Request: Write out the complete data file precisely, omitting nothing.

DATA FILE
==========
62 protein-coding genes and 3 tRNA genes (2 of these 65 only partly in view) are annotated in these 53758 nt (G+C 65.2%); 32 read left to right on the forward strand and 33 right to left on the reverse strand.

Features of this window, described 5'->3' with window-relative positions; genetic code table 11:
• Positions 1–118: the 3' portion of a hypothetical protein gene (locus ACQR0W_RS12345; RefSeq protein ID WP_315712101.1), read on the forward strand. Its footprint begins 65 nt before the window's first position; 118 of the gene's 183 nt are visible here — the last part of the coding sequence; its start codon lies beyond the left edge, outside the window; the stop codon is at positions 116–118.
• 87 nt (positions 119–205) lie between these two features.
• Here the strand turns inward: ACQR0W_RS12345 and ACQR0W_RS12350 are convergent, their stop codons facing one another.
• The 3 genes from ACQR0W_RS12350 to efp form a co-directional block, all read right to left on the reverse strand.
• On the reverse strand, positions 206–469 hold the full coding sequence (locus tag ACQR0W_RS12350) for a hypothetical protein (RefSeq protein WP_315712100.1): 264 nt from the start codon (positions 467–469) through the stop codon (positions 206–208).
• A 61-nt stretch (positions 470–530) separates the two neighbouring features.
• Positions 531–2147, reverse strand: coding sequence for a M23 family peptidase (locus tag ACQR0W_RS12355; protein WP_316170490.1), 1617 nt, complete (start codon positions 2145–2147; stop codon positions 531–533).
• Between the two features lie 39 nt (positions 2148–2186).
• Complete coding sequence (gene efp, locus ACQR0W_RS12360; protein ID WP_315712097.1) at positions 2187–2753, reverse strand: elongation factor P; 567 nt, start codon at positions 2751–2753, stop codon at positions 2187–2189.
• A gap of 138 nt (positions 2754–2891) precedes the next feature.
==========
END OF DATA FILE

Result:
62 protein-coding genes and 3 tRNA genes (2 of these 65 only partly in view) are annotated in these 53758 nt (G+C 65.2%); 32 read left to right on the forward strand and 33 right to left on the reverse strand.

Features of this window, described 5'->3' with window-relative positions; genetic code table 11:
• Positions 1–118: the 3' portion of a hypothetical protein gene (locus ACQR0W_RS12345; RefSeq protein ID WP_315712101.1), read on the forward strand. Its footprint begins 65 nt before the window's first position; 118 of the gene's 183 nt are visible here — the last part of the coding sequence; its start codon lies beyond the left edge, outside the window; the stop codon is at positions 116–118.
• 87 nt (positions 119–205) lie between these two features.
• Here the strand turns inward: ACQR0W_RS12345 and ACQR0W_RS12350 are convergent, their stop codons facing one another.
• The 3 genes from ACQR0W_RS12350 to efp form a co-directional block, all read right to left on the reverse strand.
• On the reverse strand, positions 206–469 hold the full coding sequence (locus tag ACQR0W_RS12350) for a hypothetical protein (RefSeq protein WP_315712100.1): 264 nt from the start codon (positions 467–469) through the stop codon (positions 206–208).
• A 61-nt stretch (positions 470–530) separates the two neighbouring features.
• Positions 531–2147, reverse strand: coding sequence for a M23 family peptidase (locus tag ACQR0W_RS12355; protein WP_316170490.1), 1617 nt, complete (start codon positions 2145–2147; stop codon positions 531–533).
• Between the two features lie 39 nt (positions 2148–2186).
• Complete coding sequence (gene efp, locus ACQR0W_RS12360; protein ID WP_315712097.1) at positions 2187–2753, reverse strand: elongation factor P; 567 nt, start codon at positions 2751–2753, stop codon at positions 2187–2189.
• A gap of 138 nt (positions 2754–2891) precedes the next feature.